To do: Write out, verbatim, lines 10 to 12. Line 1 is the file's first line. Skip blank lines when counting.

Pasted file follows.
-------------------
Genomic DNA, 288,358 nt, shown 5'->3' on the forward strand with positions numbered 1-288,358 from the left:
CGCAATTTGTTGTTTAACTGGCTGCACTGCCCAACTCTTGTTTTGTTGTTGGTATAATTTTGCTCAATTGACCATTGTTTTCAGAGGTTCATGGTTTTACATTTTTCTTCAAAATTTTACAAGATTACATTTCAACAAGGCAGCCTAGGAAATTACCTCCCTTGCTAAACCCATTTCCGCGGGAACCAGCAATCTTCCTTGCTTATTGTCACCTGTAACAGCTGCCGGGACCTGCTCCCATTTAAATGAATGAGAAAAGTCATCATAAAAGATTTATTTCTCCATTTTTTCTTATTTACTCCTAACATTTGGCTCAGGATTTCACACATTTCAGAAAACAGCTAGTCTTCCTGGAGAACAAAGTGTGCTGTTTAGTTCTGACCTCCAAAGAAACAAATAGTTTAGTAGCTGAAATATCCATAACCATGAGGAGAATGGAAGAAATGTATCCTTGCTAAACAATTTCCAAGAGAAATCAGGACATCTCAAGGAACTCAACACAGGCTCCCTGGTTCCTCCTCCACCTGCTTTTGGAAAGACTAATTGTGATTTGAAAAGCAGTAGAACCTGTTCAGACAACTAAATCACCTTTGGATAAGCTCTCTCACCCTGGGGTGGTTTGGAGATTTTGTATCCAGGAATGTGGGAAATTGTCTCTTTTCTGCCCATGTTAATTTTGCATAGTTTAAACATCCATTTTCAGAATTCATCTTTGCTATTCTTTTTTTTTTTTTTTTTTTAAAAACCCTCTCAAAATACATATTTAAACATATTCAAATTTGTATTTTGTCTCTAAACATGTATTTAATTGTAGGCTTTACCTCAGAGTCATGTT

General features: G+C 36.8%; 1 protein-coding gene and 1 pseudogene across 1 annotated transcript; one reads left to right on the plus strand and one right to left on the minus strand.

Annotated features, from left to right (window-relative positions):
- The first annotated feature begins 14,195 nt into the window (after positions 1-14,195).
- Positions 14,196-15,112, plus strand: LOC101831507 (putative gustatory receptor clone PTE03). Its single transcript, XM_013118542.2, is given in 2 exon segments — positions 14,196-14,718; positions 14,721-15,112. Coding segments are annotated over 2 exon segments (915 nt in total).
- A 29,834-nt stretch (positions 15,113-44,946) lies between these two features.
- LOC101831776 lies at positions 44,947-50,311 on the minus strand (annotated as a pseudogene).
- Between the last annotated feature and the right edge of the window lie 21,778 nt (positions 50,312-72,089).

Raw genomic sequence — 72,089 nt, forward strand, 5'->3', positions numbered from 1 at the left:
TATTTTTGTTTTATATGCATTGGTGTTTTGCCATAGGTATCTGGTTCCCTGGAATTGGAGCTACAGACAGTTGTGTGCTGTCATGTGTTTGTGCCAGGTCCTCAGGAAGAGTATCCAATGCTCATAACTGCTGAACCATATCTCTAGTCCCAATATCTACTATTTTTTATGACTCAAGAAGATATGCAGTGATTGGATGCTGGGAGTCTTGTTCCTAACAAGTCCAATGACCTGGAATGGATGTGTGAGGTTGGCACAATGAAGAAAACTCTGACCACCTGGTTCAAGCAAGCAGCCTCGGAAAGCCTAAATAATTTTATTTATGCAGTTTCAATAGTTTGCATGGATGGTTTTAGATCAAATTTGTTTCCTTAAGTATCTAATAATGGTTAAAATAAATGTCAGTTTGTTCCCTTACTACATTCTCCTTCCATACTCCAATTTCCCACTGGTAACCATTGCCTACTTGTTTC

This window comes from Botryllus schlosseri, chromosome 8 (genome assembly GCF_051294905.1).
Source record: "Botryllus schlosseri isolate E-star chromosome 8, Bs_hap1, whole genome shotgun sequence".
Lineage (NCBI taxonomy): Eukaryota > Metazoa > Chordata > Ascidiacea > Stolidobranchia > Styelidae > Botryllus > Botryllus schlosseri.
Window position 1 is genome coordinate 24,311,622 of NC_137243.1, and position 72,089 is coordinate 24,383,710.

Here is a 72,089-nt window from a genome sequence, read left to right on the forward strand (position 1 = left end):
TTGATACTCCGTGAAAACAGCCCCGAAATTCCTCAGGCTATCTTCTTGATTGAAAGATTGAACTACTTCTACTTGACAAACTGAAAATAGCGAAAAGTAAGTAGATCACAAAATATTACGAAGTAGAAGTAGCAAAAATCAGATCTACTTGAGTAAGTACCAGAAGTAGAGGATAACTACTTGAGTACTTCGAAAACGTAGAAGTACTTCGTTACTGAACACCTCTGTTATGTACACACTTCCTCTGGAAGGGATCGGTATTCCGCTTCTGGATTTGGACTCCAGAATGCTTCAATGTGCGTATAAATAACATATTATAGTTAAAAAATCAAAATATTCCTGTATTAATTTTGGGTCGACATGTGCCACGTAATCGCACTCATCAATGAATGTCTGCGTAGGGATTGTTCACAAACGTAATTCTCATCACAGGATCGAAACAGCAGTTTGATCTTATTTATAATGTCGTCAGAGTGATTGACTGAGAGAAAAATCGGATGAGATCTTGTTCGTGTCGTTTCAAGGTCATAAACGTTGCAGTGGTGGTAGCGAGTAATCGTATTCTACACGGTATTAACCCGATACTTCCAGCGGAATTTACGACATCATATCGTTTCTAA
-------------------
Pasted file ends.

Raw genomic sequence — 72,089 nt, forward strand, 5'->3', positions numbered from 1 at the left:
TATTTTTGTTTTATATGCATTGGTGTTTTGCCATAGGTATCTGGTTCCCTGGAATTGGAGCTACAGACAGTTGTGTGCTGTCATGTGTTTGTGCCAGGTCCTCAGGAAGAGTATCCAATGCTCATAACTGCTGAACCATATCTCTAGTCCCAATATCTACTATTTTTTATGACTCAAGAAGATATGCAGTGATTGGATGCTGGGAGTCTTGTTCCTAACAAGTCCAATGACCTGGAATGGATGTGTGAGGTTGGCACAATGAAGAAAACTCTGACCACCTGGTTCAAGCAAGCAGCCTCGGAAAGCCTAAATAATTTTATTTATGCAGTTTCAATAGTTTGCATGGATGGTTTTAGATCAAATTTGTTTCCTTAAGTATCTAATAATGGTTAAAATAAATGTCAGTTTGTTCCCTTACTACATTCTCCTTCCATACTCCAATTTCCCACTGGTAACCATTGCCTACTTGTTTC

This window comes from Botryllus schlosseri, chromosome 8 (genome assembly GCF_051294905.1).